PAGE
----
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This morning, my taxi driver lamented over his job. “I HATE THIS JOB. I hate it! I really hate this job.” He then projected his misery on to me, “You’ll see, you’ll hate your job soon too,” and escalated, “48 million out of work. No jobs anywhere!” He did little to contain his rage and sadness.There are moments when we struggle with our jobs, or must work through professional difficulties. Beyond these challenging periods, we gain an opportunity to approach our work with gratitude, appreciation and sometimes even joy. Mustering thanks for the labour we face daily, and actively identifying occasions to be grateful can be tough. This is especially true when you become affected by circumstances outside your control, or burned out.
One thing you can control is your perspective. That simple act changes everything. My favourite example of this is the cab driver, who I’ve been lucky enough to have on two various occasions (who has the opposite view of his colleague.) This particular driver is also a professional ballet dancer (as well as a heavy smoker in his late 50’s.) As he tells it, he works both jobs because he loves them. Driving a cab for the past 18 years, he looks forward to connecting with his passengers. He ardently seeks and finds pleasure in his work.
How do you best change your perspective when it comes to your job? By focusing on the value you contribute or derive at work.
1. Appreciating your contributions
Your professional contributions are channeled through your ideas, efforts, attitude, participation, and through the tackling of tasks. These activities are instrumental to your workplace; what you do and choose to say daily affects those around you. Being an employee who looks to the needs of other people and asks himself how he/she can help them to solve problems and promote personal development (a servant leader) is hugely valuable to any employer.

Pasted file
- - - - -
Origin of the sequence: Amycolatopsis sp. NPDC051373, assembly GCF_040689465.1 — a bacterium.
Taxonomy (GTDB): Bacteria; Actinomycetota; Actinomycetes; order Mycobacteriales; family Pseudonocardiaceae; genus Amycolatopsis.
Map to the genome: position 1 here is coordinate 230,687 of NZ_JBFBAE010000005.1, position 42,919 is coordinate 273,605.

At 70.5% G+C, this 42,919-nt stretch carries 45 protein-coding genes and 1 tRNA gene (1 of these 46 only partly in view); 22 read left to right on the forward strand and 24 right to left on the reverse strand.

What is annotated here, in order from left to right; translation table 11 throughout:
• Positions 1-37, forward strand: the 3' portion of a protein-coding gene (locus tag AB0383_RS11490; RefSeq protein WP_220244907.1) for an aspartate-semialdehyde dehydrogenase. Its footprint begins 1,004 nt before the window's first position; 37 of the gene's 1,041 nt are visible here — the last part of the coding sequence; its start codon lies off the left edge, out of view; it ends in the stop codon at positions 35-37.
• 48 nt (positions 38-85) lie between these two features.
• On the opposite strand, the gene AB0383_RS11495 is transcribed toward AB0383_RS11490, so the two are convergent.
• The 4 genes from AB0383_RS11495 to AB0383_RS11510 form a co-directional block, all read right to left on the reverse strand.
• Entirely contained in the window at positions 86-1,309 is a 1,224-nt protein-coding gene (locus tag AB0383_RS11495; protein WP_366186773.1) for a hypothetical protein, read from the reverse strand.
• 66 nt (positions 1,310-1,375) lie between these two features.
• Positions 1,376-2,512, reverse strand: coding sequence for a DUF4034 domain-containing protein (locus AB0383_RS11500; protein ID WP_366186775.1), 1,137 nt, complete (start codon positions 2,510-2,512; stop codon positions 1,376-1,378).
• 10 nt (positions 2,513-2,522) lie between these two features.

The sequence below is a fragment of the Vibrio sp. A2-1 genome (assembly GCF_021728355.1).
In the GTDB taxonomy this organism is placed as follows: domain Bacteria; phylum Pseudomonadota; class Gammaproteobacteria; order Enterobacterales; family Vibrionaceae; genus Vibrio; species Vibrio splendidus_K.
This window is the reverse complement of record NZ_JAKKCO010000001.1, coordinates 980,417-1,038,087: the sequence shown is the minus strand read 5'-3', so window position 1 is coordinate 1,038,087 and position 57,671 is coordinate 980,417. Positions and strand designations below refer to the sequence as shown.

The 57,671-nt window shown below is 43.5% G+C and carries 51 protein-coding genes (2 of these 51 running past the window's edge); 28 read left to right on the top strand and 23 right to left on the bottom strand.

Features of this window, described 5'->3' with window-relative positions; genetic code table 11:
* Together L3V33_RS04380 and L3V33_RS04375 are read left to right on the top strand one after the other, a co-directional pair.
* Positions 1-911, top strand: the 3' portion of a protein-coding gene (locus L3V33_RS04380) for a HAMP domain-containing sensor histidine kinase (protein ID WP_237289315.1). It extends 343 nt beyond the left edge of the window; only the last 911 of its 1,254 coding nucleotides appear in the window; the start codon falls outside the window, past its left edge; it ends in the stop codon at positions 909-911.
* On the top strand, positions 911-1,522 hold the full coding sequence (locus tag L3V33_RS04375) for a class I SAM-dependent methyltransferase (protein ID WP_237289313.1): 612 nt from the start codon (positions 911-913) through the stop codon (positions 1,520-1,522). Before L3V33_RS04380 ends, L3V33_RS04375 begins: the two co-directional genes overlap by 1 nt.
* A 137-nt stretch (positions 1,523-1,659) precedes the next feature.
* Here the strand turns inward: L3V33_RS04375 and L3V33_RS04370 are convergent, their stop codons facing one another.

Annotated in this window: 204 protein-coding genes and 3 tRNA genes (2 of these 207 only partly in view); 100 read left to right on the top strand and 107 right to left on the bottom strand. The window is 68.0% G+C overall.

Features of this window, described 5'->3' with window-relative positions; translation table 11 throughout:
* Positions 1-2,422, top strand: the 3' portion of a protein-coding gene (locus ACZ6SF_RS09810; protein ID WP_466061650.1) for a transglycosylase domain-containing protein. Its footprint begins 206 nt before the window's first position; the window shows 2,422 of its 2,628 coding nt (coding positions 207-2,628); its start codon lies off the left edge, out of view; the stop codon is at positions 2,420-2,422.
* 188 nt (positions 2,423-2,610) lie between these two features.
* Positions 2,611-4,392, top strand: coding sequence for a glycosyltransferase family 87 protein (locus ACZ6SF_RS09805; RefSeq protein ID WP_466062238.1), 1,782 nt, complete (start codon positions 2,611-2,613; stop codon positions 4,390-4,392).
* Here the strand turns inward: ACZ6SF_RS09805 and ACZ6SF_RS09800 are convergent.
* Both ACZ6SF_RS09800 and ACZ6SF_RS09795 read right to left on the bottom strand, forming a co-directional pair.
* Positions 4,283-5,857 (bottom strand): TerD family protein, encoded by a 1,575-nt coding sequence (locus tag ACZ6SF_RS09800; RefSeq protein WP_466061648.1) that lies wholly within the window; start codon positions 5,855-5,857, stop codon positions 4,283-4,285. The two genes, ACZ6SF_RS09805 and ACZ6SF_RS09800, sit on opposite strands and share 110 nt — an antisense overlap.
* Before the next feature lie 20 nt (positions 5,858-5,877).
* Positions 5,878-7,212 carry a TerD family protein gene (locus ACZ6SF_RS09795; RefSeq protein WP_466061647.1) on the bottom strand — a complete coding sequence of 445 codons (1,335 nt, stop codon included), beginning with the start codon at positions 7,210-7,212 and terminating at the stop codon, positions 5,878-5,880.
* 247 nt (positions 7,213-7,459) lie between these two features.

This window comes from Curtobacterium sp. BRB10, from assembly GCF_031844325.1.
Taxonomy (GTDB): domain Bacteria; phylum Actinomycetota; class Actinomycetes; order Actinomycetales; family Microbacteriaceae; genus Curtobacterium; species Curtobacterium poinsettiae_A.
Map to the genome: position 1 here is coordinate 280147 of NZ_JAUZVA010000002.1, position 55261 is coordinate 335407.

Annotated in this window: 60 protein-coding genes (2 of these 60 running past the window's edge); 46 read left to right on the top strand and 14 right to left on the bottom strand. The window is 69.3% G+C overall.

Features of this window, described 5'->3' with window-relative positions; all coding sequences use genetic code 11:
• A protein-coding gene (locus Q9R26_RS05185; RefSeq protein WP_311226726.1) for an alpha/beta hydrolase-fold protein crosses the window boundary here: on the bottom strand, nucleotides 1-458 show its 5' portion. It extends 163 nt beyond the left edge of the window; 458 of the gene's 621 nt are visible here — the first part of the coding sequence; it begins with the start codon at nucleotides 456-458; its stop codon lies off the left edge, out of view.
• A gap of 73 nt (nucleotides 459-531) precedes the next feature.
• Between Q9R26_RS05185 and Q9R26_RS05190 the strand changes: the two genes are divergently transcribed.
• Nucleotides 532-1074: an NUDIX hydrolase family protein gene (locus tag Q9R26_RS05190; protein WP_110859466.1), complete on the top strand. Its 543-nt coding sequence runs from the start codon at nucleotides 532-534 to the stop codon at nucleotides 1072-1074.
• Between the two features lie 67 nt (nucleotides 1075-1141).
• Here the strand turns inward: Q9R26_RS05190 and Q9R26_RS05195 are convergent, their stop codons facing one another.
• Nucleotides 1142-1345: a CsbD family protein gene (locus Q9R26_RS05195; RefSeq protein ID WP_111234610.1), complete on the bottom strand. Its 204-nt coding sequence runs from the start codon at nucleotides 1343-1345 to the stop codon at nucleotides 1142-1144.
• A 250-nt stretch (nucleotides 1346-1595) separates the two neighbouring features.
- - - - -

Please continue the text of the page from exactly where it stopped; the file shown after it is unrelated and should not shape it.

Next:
Placing their main focus on people, employees who focus on and understand the dynamics and professional needs of others also understand that only content and motivated people reach their targets and fulfil set expectations.
If you cannot focus on what you are contributing for your efforts and hard work, then shift your focus to what you are receiving.
2. Appreciating value you derive
You work hard, and what do you get in return? Plenty.
Each job provides some sort of compensation, even volunteer-only positions. Whether through financial, emotional, or professional opportunities, our rewards can take many forms. Money and benefits are obviously very valuable. So are the lessons, ideas, personal growth, and assurance that your skills are needed, valid, and useful.
The luckiest employees reap rewards from multiple areas: financial, emotional and professional. I know people who approach their jobs as an extension of their education. They see their daily work as a chance to learn, better themselves, and understand the lessons hurled at them.
Ultimately, we must remember that we are privileged to work. To wake up, and try each day to contribute our skills and talents to a workplace is a gift. It’s easy to take our jobs for granted, until we realise how that many people wish they could do the same, but their circumstances prevent it.
Melissa Anzman from ‘Loosen Your White Collar‘ sums up this up:
“When was the last time that you stepped out of your current life woes and reflected on the things you do have?
Even as difficult, challenging or overwhelming it may seem, there are so many others who are struggling for things/decisions/options that you have either overcome or accomplished.
Remember that: you have accomplished!
Each time you pay your rent check, buy groceries, get in your car, call someone on your cell phone – your hard work, dedication, determination, and perhaps luck, have helped you do that.”
The ability to work, to give back and affect others through our thoughts and ideas, while developing ourselves in the process, is incredibly valuable to our lives. There is immense worth in know our talents, and perspectives are needed, wanted and unique.
When you become grateful and appreciative, doors open. Opportunities tumble down hillsides looking to smack into you. Try peering at your job through a new lens, taking stock of what you have, and what you are giving to others, rather than focusing on what you aren’t getting.
Be grateful and seek appreciation. Then stand back and watch everything change for the better.
This post originally appeared at melanieaxman.com.
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